KUALA LUMPUR, March 21 — Malaysia ranks second in Asean and 19th in the world in terms of intellectual property (IP) protection for countries assessed in the latest US Chamber International IP Index.
The index measures the level of IP protection in a country based on 35 indicators and benchmarks the IP standards in 45 global economies which cover roughly 90 per cent of global gross domestic product.
Among Asean countries covered in the index — which in its fifth edition released last month — Malaysia ranked only behind Singapore and ahead of Brunei, Indonesia, Philippines, Thailand and Vietnam.
“Malaysia has always been committed to improving the IP environment to be competitive regionally and globally.
“While Malaysia’s ranking should be positively recognised, the government and private sector should continue to strive for a better IP ranking in the coming years,” President of the Asean Intellectual Property Association (Asean IPA), Chew Phye Keat said in a statement today.
Asean IPA, a private sector-based association with Asean non-governmental organisation status and dedicated to supporting IP protection in the region, lauded Malaysia’s IP efforts and progress.
Chew said protecting IP rights and safeguarding innovation is key to making Malaysia more attractive to foreign investors.
“The Malaysian government with its various agencies, truly understands the importance of IP protection and so far, always walks the talk,” he added.
Also noteworthy is the creation of Khazanah Harta Intelek Malaysia, a centralised repository of intellectual property to facilitate and spur commercialisation.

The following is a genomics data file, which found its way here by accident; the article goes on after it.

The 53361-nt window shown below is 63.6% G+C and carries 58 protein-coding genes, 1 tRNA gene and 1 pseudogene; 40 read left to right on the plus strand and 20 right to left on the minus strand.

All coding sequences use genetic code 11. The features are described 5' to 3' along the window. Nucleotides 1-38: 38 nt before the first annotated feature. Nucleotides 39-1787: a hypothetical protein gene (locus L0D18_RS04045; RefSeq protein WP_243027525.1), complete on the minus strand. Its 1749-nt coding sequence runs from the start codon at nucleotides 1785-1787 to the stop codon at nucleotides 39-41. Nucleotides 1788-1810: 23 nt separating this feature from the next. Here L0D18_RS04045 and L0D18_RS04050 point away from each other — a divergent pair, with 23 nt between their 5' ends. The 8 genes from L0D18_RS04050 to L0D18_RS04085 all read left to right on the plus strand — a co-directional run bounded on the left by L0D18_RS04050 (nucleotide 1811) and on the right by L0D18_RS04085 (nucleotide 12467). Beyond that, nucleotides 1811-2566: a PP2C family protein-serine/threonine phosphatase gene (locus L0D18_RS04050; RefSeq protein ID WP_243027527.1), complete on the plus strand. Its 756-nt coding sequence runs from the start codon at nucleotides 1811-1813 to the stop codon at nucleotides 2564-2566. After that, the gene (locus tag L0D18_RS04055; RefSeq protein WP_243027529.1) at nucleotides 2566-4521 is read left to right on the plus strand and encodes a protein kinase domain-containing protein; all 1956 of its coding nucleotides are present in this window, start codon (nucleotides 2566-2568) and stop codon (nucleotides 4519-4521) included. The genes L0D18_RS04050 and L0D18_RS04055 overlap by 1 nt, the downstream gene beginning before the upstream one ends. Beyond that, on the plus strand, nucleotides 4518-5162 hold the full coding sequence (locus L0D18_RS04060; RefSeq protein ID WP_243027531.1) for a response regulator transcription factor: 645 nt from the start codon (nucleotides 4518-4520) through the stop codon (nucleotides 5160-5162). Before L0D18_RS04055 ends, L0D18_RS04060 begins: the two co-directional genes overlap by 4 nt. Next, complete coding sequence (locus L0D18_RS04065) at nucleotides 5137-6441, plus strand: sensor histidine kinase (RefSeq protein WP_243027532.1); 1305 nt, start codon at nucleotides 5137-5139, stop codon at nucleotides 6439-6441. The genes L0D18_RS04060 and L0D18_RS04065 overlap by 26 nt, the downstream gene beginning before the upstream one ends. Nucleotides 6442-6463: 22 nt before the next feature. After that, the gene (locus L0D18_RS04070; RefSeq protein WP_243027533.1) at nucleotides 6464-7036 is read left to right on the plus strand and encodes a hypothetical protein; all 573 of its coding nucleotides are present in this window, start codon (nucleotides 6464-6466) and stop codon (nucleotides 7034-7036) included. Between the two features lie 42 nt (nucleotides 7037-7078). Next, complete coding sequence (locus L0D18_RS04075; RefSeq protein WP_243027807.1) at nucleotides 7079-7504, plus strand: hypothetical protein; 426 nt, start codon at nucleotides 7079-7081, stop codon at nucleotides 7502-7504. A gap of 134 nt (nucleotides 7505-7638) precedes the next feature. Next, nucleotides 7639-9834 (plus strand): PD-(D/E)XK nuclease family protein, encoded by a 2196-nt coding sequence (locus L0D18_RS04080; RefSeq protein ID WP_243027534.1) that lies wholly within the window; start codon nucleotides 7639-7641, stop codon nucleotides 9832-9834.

This is alongside the Malaysian Intellectual Property Corporation (MyIPO), in progressing various initiatives to streamline trademark application and registration processes.
As a result, trademark applications have soared in the past decade, up from 25,894 in 2007 to 39,107 last year as registrations have also increased from 25,490 to 32,806 in the same period.
Meanwhile, Chew said the IP Index this year highlighted the issue of discrimination and restrictions on the use of brands in the packaging of different products.
Last year, the US Chamber of Commerce report, “Creation of a Contemporary Global Measure of Physical Counterfeiting 2016” warned that a likely adverse impact of plain packaging is the emergence of counterfeiting.
“In the absence of brands and trademarks as a form of product differentiation, counterfeits can be more easily manufactured and consumers are more likely to end up buying and consuming these products,” Chew said.
He said the Malaysian government’s ongoing efforts at curbing these activities and a continued holistic approach, which encompasses trademarks protection and effective enforcement, would be the key to further improving Malaysia’s IP ranking and reputation globally. —Bernama